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I did talk to the current mortgage holder, my bank, they hold the paper and don't sell it. But, they are offering a 15 yr conventional fixed rate 3.85% or a 25 yr adjustable at 3.85% which readjusts every 5 years. The bank manager claims they don't have a 30yr. This sounds a little goofy to me but in the context of an investment property it may be valid. I am not getting a break on the closing costs as far as I can see. I'm still getting tagged with a ~$1200.00 origination fee and some other stuff which will come out to ~$3600.00. I just don't feel the love in this transaction. If I turn the property in less than 5 years the readjusted rate might not mean anything because I won't own the house unless I use it as a rental. What are your thoughts all? P.S. My credit isn't an issue.

 

 

Some of that $3600 if avoidable and some is not. Separate out what is charged by the appraiser, title company (title search and title work), taxes, escrow, state fees, federal fees, from those fees charged by the lender, like *Origination*. Some are apples and some are oranges.

 

Most banks that *hold the paper* do not offer 30 years fixed rate loans because they do not want to tie up their money for a potential 30 years. There are more reasons behind their thinking, but that one always stands out.

 

(An aside: I have also heard of loan officers who claim their bank held the paper when they in fact do not. Not that it really matters, but I was always a stickler for the truth and dealing with people who truly knew the mortgage business. It is hard to know if they really know what *holding the loan* entails and making payments to a bank is not proof. Knowing FOR SURE if it's on the shelf or not allows you to understand the pricing better and to understand what is and is not an add on fee)

 

Those rates are historically spectacular for a loan on a non owner occupied piece of real estate. Depending on the balance mortgaged, increments of 1/8, 1/4 and even 1/5 of a percentage rate are not critical when you compare them to your other motivations. Do the math. You are paying very little per $1000 per 1/8 jump in rate.

 

Fixed is an ideal way to go when rates are at historic lows and your goal is to keep the property.

ARMs are a great way to go when you aren't sure you are keeping the property and also when rates are high.

 

Every time you refinance you spend money. It may not seem like it, but these transactions cost the consumer money. Sometimes it may be *free* refinance, no fees, no closing costs........but unless you have knowledge of what the spread is you don't know what the lender if making. And in most instances at the very least you are increasing *The Term of Your Mortgage Loan*. This adds interest. Your out of pocket when all is said and done is how you measure the cost effectiveness of a refinance. I have talked people out of refinancing for this very reason.

 

If term (30 year, 25 year) is your most important factor then it carries more weight for you and your circumstances. There is no universal right way to refinance, only a right way for you.

 

The *Origination Fee* is prepaid interest, plain and simple. On a home that is non owner occupied that is not uncommon. From the banks perspective, they are going to hold your note on their shelf for 15 or 25 years. Through the interest portion of your payment you are going to pay them a small return on their money. You could turn around and pay them off before the term of the loan expires. For those reasons and others, they are going to charge you a fee or prepaid interest in order to give you that rate and in order to make something on the deal for their trouble. Now, if you can find that rate with the same terms with no Origination or Discount Points (both are forms of prepaid interest) then you can do better. But if not, that is not a bad deal - because non owner occupied real estate loans are much more risky than owner occupied mortgage loans, err, at least they always used to be. Most people will default on a loan that is tied to an investment before they will default on the loan that provides their shelter.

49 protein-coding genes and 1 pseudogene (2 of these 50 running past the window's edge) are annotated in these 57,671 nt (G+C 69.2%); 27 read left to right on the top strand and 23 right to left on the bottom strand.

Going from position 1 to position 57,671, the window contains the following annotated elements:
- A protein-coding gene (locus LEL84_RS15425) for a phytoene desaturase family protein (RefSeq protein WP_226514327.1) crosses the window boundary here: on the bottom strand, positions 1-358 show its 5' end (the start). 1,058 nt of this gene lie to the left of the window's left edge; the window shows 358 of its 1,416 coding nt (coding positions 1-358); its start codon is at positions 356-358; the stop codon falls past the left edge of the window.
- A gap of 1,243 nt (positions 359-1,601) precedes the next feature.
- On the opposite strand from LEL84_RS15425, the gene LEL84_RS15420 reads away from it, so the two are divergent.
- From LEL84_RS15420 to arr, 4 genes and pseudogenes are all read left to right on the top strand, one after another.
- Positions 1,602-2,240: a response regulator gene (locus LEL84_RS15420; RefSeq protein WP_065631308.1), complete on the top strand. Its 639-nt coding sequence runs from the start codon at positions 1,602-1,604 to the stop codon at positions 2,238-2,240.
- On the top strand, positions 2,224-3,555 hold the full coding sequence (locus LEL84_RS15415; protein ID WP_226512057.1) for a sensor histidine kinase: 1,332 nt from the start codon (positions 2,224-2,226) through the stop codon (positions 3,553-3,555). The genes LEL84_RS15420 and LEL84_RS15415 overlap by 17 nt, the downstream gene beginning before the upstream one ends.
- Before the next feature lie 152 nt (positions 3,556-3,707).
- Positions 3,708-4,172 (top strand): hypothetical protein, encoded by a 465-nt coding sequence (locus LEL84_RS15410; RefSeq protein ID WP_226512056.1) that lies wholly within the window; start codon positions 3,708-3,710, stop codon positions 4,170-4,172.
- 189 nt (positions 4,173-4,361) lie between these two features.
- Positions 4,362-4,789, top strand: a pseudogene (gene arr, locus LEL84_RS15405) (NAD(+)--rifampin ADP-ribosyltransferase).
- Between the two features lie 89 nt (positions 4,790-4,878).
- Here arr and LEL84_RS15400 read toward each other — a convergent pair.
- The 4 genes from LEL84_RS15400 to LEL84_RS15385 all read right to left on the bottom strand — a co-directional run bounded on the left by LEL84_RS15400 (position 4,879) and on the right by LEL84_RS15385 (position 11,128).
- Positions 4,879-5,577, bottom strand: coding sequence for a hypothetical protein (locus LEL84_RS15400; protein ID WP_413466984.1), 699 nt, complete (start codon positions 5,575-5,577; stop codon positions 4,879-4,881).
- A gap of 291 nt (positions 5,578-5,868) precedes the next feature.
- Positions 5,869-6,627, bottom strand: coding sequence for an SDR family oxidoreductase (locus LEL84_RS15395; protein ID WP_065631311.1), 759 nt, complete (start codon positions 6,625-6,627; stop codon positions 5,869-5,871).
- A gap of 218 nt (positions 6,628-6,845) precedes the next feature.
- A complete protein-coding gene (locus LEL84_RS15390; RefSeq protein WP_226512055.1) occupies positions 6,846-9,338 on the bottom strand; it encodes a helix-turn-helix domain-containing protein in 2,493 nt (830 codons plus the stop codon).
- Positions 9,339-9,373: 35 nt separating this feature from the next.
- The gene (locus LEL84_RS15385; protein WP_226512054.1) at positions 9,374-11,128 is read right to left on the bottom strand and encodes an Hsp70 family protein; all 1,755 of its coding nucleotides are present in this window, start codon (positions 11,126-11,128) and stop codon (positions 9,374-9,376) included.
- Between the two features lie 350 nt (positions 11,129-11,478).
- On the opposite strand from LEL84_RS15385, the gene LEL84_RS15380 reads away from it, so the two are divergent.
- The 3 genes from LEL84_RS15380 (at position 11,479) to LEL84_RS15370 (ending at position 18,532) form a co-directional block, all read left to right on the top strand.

Can you find a No Point loan, with similar closing costs, for your property? If not, nobody wants your loan without getting paid an upfront fee or *Origination fee* (or Origination point if you will)

 

Vanilla mortgages (single family residential owner occupied) provide for the best rates and terms.

As you become less vanilla the rates and terms are less attractive.

 

Keep shopping around if you have the time and patience. If it's too good to be true and a far better deal than what any other institution is offering beware. I'm not saying someone might not have a better deal, but it's a very competitive business. If someone wants your business they will give you the best deal they can, but they want to stay in business. I've seen lenders go out of business giving too much away and I've seen some take advantage of their clients. Things have certainly changed. There are many new rules and in most regions there are less competitors.

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Yes, the mortgage servicer is often different from the note holder. As a Realtor, I don't generally have much to do with refinancing, but the folks that I DO talk to about it seem to have had some luck doing the re-fi with their existing lenders. (In some cases, even a "no-fee" refi, which is awesome!)

 

 

You have seen a lot, no doubt! :)

 

I know that refinancing with a current lender may feel easier but believe me there is no *no fee* loan. These costs are rolled in one way or another and you can't always see it. Most times it's built into the interest rate. What you don't see can't cause you pain, so it's perceived as easy and inexpensive and for most practical purposes it is if you are talking immediate cash out of pocket. But someone else will give you a lower rate and charge you the fee's. It's 6 of 1 and 1/2 dozen of another, as Mom always said.

 

All in all, the clients perception of *Was this a good deal for me?* is paramount, but a good lender/salesman asks a bundle of questions and then they help the client understand why a particular product, rate and terms may be the best way to go. You know all this well. That's why you have been a Realtor for a long time.

 

I hate car shopping too, but a good car salesman once told me why they ask what color car do I want. Once I started to understand that business better I learned how to buy a car.

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Am I correct in thinking that, with a refinance, your equity will build much slower because the first bunch of payments will be mostly interest? That's a good thing for tax deductions unless tax reform hits them, but a bad thing for selling the property.